8. [ccProd]Steamtank Kryon[/ccProd]
Ok, admittedly, we didn't see decks using [ccProd]Steamtank Kryon[/ccProd] doing too much work in the past few months, but I felt like it just has to be included for its potential. Of course, it was included in a few decks; many Megabug lists made good use of the card before they mostly turned into LWN, and a LFN dragon midrange strategy did top eight a KMC. This card, coupled with cards like [ccProd]Lyra, the Blazing Sun[/ccProd] and [ccProd]Tatsurion the Unchained[/ccProd], can generate some pretty nuts plays. It's a card that basically says, "You have to deal with me this turn." If you don't do that, Steamtank can pave the way for an army of small creatures or a fast attacking Double Breaker coming at you on the very next turn. I only see the possibilities for this card becoming more numerous as the card pool expands, and I'm sure Shattered Alliances will give it more chances to shine.
7. [ccProd]Shadeblaze the Corruptor[/ccProd]
Dragons weren't the focus of Clash, but that doesn't mean they didn't get some neat tools. Shadeblaze always had a potentially game-winning effect, but it didn't start seeing much play until the end of the meta. In a game dominated by control decks, Shadeblaze is often hard-pressed to find something to banish, but when everyone picked up Megabugs and dragons with Fire Birds, Shadeblaze suddenly found its time to shine. This card can be the worst nightmare of a Megabug player, using its effect to banish a [ccProd]Mana Tick[/ccProd] or something similar and then gaining Fast Attacker to swing over [ccProd]The Hive Queen[/ccProd]. It's also a dangerous card to just let sit in the battle zone; subsequent summons of [ccProd]Tatsurion the Unchained[/ccProd] or [ccProd]Infernus the Awakened[/ccProd] will grant Fast Attacker to everything you have on board, as will casting something as simple as a [ccProd]Bone Blades[/ccProd]. The combos with this card are numerous, and when something big happens involving its second effect, the end of the game is usually near. As [ccProd]Steamtank Kryon[/ccProd] proves, Fast Attacker is an ability that can never be underestimated, and when you couple the potential for Fast Attacker with removal, an 11,000 power body, and an incredibly relevant race, you come up with what is quite possibly the best dragon in the set.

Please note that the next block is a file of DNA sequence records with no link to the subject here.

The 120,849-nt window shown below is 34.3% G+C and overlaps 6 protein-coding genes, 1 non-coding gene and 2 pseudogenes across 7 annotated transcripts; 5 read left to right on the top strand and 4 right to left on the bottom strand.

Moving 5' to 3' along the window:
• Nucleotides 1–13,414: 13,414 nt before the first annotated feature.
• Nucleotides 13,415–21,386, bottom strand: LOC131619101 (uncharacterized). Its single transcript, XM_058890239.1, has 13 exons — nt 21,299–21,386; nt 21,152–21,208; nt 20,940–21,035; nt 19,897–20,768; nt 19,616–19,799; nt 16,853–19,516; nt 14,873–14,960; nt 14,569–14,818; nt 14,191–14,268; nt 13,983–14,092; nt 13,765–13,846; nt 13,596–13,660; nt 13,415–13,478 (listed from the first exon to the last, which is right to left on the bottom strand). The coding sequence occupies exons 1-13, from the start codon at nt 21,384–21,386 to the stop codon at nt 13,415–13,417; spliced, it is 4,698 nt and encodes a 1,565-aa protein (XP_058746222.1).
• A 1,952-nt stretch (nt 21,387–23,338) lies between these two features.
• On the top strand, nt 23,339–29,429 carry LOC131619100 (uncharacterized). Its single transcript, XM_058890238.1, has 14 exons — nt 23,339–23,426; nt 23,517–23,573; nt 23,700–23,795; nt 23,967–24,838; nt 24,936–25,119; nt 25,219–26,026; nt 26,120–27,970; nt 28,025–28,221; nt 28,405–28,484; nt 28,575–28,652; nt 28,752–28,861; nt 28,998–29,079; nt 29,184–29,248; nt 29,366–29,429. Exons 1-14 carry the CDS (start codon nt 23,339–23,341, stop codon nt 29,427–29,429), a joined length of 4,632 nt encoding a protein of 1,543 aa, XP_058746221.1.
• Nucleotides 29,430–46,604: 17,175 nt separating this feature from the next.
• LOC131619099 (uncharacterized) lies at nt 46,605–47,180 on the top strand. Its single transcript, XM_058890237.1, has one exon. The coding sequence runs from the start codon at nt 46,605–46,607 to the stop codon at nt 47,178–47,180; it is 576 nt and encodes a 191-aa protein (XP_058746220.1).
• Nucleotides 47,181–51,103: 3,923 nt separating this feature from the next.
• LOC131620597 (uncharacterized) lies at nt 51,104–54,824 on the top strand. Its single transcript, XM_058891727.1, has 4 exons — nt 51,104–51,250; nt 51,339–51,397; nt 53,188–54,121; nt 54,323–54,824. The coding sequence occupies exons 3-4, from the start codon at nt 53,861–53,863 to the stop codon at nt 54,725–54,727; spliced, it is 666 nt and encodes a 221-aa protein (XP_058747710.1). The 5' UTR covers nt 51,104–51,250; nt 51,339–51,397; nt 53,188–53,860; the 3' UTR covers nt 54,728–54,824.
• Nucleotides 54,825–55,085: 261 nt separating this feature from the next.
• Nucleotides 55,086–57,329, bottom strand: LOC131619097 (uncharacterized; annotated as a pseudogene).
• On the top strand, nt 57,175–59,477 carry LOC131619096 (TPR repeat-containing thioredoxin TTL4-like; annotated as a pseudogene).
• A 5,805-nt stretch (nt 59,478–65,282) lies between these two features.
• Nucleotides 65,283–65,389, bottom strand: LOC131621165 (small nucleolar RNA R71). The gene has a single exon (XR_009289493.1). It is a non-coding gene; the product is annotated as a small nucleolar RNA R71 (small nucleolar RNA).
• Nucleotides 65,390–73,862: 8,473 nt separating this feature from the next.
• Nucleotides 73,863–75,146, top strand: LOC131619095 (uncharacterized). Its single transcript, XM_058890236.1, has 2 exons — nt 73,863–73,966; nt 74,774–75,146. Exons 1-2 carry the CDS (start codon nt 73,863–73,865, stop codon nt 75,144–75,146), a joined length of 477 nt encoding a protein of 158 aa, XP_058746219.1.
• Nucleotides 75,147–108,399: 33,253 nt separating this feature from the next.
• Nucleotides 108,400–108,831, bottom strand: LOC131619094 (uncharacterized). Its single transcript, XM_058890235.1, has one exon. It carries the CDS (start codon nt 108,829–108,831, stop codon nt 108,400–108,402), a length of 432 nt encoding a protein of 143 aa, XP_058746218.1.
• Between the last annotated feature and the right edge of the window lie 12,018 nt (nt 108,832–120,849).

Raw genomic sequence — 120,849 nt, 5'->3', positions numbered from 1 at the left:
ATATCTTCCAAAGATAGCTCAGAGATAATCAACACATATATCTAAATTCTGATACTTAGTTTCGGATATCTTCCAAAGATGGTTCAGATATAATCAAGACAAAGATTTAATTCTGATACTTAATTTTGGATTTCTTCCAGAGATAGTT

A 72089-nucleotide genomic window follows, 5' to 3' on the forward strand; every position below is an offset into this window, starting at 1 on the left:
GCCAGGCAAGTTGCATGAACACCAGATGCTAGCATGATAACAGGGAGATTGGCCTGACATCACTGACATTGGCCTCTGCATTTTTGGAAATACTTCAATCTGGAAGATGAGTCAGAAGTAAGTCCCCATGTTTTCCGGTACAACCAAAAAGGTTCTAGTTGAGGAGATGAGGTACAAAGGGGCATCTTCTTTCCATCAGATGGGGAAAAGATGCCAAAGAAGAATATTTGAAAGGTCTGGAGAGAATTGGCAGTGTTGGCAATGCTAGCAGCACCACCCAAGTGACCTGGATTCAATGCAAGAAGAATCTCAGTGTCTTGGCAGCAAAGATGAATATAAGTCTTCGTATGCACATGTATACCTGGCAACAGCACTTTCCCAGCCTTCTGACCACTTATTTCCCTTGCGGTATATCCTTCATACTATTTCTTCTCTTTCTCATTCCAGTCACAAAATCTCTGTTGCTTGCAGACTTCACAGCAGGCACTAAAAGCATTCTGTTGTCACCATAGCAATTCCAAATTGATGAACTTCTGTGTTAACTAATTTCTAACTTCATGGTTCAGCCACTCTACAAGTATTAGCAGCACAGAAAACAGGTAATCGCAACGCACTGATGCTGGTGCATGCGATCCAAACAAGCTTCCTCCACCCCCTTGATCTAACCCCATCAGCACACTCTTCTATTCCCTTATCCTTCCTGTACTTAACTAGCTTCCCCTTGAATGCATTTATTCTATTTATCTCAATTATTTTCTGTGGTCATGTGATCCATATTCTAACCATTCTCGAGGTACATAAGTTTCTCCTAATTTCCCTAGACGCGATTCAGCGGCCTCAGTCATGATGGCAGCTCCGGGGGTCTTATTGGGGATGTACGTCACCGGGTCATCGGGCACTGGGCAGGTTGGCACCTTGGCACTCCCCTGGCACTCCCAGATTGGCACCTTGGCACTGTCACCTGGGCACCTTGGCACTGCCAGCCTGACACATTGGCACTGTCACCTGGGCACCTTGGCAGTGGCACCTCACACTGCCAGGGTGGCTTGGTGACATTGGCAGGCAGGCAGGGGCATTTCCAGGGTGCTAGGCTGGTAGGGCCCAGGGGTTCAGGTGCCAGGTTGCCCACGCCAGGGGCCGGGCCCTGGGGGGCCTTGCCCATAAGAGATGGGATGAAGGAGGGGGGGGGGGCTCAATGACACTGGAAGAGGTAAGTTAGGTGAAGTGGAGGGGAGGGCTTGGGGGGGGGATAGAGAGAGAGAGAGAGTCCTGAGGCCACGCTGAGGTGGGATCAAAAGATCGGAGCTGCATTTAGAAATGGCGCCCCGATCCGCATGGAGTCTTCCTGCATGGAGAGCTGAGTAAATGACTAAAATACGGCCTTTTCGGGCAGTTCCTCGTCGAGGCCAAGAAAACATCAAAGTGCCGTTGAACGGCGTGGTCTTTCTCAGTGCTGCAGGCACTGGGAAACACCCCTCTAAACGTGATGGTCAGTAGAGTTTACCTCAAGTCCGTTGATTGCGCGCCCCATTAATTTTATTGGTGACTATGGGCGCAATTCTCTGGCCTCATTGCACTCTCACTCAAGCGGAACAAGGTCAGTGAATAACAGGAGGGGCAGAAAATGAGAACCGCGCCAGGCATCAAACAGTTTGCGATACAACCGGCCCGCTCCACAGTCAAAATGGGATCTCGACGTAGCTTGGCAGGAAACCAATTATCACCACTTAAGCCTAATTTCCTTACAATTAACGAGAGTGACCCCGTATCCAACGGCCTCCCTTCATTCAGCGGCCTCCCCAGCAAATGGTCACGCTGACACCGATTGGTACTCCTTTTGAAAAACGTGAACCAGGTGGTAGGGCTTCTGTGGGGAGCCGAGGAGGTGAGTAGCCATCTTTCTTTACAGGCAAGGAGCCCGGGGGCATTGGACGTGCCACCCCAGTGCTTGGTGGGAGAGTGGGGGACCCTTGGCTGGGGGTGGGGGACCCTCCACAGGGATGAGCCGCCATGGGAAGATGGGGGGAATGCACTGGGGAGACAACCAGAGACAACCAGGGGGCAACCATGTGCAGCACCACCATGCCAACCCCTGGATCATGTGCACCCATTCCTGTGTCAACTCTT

6. [ccProd]The Hive Queen[/ccProd]
Now, we get into the real reason Megabugs saw play; Clash gave them an insane finisher. Level 6 for 8000 is a very strong cost-to-power ratio, and [ccProd]The Hive Queen[/ccProd] can come out even earlier with ramp such as [ccProd]Manapod Beetle[/ccProd], which fits perfectly into the deck. As soon as [ccProd]The Hive Queen[/ccProd] comes out, things begin to get out of hand. While putting enormous amounts of pressure on an opponent who was already probably being beaten down by Megabugs thanks to Double Breaker, this card has the potential to give you a free creature from the top of your deck every turn that it's able to attack. Unless it misses hitting a creature when it activates its effect or the opposing player is able to answer it immediately, [ccProd]The Hive Queen[/ccProd] can easily generate more board advantage than its possible to come back from. This card was a very welcome support card for a deck that needed a push to become tier-1. It definitely got it with Clash, and Megabugs formed what was undoubtedly the best tempo deck in the meta.